. In cities across the country, parking-style meters collect loose change from donors in an attempt to cut down on panhandling — a strategy critics argue is wrongheaded and in vain.
New Haven is among the latest to install the meters, which sit curbside and collect donations in the form of cash or credit cards for programs that benefit the homeless. The city has four brightly colored meters in areas where panhandling has been a problem and plans to install six more to support local, nonprofit organizations that help the homeless.
“It’s meant to generate supplemental funds for homeless services and steer well-meaning, generously donated cash away from the business of panhandling,” Mayor Toni Harp said.
The first meters went up in 2007 in Denver, and other cities have followed suit. They were recently installed in Pasadena, Calif.; Indianapolis; and Corpus Christi.
“We get at least one call a month from cities who are looking to replicate the program,” said Julie Smith, a spokeswoman for Denver’s Road Home, which runs the meter program in that city.
But some advocates for the homeless say the meters do little to stop the needy from requesting handouts and question whether it’s worth the cost to install and maintain them.
Panhandling is not illegal, and people who need money will still ask for it, meters or no, said Mark Horvath, a national advocate for the homeless and founder of the advocacy group Invisible People. The meters, he said, reinforce the stereotype that all panhandlers are bums who want money for either drugs or booze.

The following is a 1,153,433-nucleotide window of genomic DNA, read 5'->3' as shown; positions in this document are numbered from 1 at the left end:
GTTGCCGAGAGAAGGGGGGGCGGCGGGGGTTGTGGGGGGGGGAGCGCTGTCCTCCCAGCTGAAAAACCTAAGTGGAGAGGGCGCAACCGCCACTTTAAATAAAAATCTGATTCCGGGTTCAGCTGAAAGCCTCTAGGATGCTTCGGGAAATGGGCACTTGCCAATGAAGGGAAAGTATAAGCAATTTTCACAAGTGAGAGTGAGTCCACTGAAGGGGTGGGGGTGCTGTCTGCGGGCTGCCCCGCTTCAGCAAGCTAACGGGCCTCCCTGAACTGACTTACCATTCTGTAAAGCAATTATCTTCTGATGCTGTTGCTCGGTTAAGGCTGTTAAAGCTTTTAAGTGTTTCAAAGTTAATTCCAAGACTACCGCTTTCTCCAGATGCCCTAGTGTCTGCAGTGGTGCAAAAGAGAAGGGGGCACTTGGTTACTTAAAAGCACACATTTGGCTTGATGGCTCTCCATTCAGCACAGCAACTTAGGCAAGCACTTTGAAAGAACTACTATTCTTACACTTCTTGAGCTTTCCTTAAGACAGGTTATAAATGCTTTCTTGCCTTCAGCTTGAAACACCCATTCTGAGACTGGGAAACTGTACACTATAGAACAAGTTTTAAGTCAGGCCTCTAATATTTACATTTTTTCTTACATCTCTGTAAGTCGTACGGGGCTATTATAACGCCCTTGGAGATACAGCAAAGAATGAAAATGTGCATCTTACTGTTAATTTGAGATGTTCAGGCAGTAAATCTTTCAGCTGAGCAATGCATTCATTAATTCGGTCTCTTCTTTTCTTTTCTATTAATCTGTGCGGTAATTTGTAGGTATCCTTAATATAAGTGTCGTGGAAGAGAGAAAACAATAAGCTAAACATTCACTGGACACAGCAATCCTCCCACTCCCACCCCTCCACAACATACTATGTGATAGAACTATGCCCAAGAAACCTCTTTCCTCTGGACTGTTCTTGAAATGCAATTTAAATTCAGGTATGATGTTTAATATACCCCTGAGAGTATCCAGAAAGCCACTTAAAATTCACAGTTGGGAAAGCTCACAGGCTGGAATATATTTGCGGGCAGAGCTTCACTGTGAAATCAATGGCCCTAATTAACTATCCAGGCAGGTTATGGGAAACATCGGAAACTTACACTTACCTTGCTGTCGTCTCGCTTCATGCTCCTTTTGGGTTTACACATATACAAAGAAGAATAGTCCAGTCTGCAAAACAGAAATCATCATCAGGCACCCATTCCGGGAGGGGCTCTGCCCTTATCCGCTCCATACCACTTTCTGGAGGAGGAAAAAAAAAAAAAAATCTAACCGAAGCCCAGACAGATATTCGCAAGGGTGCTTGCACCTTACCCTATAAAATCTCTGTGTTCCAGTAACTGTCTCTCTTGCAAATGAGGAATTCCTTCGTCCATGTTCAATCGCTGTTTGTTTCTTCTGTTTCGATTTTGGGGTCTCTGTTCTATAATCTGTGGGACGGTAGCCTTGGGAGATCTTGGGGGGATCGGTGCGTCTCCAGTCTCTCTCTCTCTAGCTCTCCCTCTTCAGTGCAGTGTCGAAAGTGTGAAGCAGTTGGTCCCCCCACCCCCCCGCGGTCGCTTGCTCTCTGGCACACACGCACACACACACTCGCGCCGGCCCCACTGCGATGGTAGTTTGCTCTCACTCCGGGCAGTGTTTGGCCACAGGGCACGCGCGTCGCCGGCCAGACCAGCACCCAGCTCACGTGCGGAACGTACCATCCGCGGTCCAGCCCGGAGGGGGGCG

“It’s a false stereotype. A huge percentage of people who are panhandling are in housing, but they can’t afford to make ends meet,” he said. “There are so many better solutions than putting up meters, like the permanent support of affordable housing and a living wage.”
Panhandling is a tough issue in many American cities. In Fort Worth, the city council is looking at a tougher panhandling ordinance.
City staff told the council earlier this month that a new ordinance will likely contain language that prohibits panhandling within 50 feet of areas where a person would feel vulnerable, such as an automated teller machine, at a parking meter or at the entrance to a restaurant.
Smith and others acknowledge they have no data or studies to show the meters have reduced panhandling, but say they are still worth installing as part of larger efforts to stem homelessness.
In Dade County, Fla., a food and beverage tax provides about $24 million a year as part of a $61 million budget for programs to help the homeless. Meters, by comparison, bring in about $50,000 a year, said Ron Book, the chairman of the Miami-Dade County Homeless Trust.
The program began a decade ago, and there are more than 700 meters, many paid for by local businesses and supplemented by larger donation boxes inside many buildings. All of them, he said, help reinforce the message that there is a better way to address homelessness than throwing money into a panhandler’s cup.
Denver has supplemented the meters with collection boxes near security checkpoints at the airport and recently began a program that allows people to text donations. Those programs combined bring in more than $100,000 annually.
Cities can increase the money raised by the meters by making them visible and recognizable, Book said. In Miami, an artist volunteered to design its colorful meters to make them visible.
“And I can tell you that panhandlers don’t like my meters because it gives people an alternative to dumping money into their buckets, cups and hats,” he said.
This story contains material from the Star-Telegram archives.